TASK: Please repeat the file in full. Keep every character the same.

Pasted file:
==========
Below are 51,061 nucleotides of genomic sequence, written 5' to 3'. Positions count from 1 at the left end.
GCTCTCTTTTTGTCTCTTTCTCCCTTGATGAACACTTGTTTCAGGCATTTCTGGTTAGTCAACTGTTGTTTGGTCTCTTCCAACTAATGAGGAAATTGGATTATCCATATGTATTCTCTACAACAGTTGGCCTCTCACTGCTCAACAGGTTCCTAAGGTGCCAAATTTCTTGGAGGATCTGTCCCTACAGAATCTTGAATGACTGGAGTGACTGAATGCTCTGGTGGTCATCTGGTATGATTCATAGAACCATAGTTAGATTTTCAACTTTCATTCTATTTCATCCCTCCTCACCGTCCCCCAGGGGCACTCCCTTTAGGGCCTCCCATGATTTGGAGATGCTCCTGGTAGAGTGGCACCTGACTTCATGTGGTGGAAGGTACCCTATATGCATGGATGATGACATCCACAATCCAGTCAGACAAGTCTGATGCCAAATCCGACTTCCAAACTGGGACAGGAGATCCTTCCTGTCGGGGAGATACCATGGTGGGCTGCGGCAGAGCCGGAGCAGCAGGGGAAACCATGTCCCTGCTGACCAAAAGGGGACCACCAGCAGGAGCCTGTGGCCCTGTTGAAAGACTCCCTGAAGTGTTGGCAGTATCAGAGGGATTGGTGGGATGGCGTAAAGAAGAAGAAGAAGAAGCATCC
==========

Below are 51,061 nucleotides of genomic sequence, written 5' to 3'. Positions count from 1 at the left end.
GCTCTCTTTTTGTCTCTTTCTCCCTTGATGAACACTTGTTTCAGGCATTTCTGGTTAGTCAACTGTTGTTTGGTCTCTTCCAACTAATGAGGAAATTGGATTATCCATATGTATTCTCTACAACAGTTGGCCTCTCACTGCTCAACAGGTTCCTAAGGTGCCAAATTTCTTGGAGGATCTGTCCCTACAGAATCTTGAATGACTGGAGTGACTGAATGCTCTGGTGGTCATCTGGTATGATTCATAGAACCATAGTTAGATTTTCAACTTTCATTCTATTTCATCCCTCCTCACCGTCCCCCAGGGGCACTCCCTTTAGGGCCTCCCATGATTTGGAGATGCTCCTGGTAGAGTGGCACCTGACTTCATGTGGTGGAAGGTACCCTATATGCATGGATGATGACATCCACAATCCAGTCAGACAAGTCTGATGCCAAATCCGACTTCCAAACTGGGACAGGAGATCCTTCCTGTCGGGGAGATACCATGGTGGGCTGCGGCAGAGCCGGAGCAGCAGGGGAAACCATGTCCCTGCTGACCAAAAGGGGACCACCAGCAGGAGCCTGTGGCCCTGTTGAAAGACTCCCTGAAGTGTTGGCAGTATCAGAGGGATTGGTGGGATGGCGTAAAGAAGAAGAAGAAGAAGCATCC